• Classic Barilla pasta: 200 calories, 3 grams fiber, 7 grams protein
  • Banza pasta: 190 calories, 8 grams fiber, 14 grams protein
  • Explore Cuisine green lentil pasta: 200 calories, 4 grams fiber, 12 grams protein
(Image credit: Christine Byrne)

If you do want to experiment with higher-protein pastas, these are the three I recommend.

Another thing you need to know is that not all higher-protein pastas are created equal. In my opinion, the ones made from chickpeas or lentils taste the best — or the closest to typical pasta.

As I mentioned, Banza was my introduction to higher-protein pastas. It’s a little grittier than regular pasta, but there’s no funky taste. I usually boil it for a minute or two longer than the recommended 4 to 6 minutes, because this makes it a little bit softer. All of Banza’s shapes are made with the same pasta recipe, but I buy the shells for homemade mac and cheese, and the rotini to mix with tomato sauce and vegetables.

Like Banza, this green and red lentil penne has a little extra grit but no overpowering bean flavor. Explore Cuisine also sells chickpea-based pasta, but it’s not as good as the Banza version, in my opinion. I like tossing lentil-based penne with pesto, and either eating it hot with roasted vegetables, or cold in a pasta salad.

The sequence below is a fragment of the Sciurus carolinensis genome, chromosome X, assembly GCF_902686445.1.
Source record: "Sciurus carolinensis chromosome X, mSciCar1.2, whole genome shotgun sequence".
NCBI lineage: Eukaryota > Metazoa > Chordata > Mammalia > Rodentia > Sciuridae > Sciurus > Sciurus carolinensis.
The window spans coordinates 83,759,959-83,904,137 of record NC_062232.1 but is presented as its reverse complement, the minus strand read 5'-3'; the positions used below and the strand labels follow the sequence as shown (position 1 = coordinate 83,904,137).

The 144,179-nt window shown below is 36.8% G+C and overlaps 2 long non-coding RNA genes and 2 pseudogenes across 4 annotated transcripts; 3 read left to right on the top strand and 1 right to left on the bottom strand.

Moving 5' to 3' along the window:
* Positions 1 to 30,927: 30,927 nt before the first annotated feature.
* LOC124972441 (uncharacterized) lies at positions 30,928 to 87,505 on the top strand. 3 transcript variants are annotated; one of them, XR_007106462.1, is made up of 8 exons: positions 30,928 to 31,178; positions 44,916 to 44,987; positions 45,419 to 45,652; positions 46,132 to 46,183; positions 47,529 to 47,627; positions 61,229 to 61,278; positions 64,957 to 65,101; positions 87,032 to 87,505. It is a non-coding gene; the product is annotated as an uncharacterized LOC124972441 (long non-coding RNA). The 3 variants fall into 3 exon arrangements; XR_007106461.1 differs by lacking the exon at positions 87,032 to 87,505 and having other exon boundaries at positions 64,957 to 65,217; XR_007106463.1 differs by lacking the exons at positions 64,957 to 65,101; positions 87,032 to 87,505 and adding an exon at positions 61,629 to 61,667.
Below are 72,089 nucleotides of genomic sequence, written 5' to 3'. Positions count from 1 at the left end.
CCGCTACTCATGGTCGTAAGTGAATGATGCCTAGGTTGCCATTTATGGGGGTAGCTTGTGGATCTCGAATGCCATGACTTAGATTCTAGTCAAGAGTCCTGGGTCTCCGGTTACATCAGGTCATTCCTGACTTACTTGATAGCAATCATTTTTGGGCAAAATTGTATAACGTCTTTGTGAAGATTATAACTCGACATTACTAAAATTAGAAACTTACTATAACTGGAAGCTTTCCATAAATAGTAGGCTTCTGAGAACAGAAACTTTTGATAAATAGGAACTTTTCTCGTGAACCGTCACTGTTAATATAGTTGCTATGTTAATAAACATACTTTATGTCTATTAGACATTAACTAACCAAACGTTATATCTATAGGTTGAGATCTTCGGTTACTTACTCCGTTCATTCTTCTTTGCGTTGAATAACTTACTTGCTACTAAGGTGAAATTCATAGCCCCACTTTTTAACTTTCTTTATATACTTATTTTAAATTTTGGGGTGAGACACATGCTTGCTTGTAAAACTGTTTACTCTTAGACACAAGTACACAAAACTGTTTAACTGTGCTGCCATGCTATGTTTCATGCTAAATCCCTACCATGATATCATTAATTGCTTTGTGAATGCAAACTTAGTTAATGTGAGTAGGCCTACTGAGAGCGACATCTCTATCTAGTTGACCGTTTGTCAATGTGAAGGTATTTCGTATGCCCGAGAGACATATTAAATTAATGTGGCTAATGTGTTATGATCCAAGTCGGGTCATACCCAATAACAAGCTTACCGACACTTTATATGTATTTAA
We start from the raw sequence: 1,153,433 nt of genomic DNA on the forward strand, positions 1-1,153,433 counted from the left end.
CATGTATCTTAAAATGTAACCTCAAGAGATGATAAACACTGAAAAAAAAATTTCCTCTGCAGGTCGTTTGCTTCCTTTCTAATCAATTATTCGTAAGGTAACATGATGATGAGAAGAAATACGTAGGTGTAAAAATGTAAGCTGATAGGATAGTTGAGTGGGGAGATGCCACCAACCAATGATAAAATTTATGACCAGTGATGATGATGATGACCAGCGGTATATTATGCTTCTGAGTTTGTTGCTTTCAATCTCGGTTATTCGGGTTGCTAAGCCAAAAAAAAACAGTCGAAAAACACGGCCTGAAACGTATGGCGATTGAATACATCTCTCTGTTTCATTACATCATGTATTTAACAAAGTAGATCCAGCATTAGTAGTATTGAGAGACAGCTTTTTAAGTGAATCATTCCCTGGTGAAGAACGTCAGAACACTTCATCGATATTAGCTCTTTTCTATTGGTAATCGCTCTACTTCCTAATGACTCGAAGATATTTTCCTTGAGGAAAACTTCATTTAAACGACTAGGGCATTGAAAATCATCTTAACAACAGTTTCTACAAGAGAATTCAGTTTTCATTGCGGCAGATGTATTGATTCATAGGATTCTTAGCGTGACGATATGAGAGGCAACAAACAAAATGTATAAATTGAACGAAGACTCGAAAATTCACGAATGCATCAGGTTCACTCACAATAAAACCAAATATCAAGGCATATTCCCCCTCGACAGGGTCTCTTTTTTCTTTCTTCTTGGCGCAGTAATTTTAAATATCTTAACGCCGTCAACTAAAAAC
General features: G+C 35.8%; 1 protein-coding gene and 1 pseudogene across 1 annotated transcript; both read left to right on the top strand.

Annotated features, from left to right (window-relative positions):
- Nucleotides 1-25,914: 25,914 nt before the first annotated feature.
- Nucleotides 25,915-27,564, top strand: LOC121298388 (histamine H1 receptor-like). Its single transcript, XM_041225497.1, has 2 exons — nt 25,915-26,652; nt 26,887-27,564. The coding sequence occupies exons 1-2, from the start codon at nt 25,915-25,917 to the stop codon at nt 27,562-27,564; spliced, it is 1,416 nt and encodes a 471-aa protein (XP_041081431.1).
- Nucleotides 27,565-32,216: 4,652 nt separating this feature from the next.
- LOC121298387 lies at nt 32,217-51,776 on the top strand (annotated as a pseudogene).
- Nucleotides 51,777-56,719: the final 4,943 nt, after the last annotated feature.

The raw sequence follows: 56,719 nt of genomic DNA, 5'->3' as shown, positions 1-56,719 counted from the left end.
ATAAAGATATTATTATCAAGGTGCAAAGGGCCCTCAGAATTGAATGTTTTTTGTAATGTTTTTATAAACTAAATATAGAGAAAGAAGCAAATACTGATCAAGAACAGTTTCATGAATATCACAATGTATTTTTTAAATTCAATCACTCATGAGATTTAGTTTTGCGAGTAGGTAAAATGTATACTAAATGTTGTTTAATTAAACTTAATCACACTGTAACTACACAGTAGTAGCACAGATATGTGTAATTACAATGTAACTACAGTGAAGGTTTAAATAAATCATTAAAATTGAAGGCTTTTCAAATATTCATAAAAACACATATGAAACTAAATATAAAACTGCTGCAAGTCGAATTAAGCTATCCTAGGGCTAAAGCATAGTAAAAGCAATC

First, let me say that boxed mac and cheese is totally different than the kind you make from scratch. If you love rich, textured cheese sauce, this higher-protein boxed mac and cheese isn’t for you. But, if you’re a fan of the old-school blue box Kraft stuff, this higher-protein alternative — it’s made with red lentil and quinoa flours, and has 290 calories, 7 grams of fiber, and 16 grams of protein per serving— is actually a really great swap. As with the Kraft version, the cheese sauce flavor is so overwhelming that you don’t even notice the pasta (which, again, is a little grittier but doesn’t have any weird flavor).

What are you favorite protein pasta brands or recipes? Tell us in the comments below.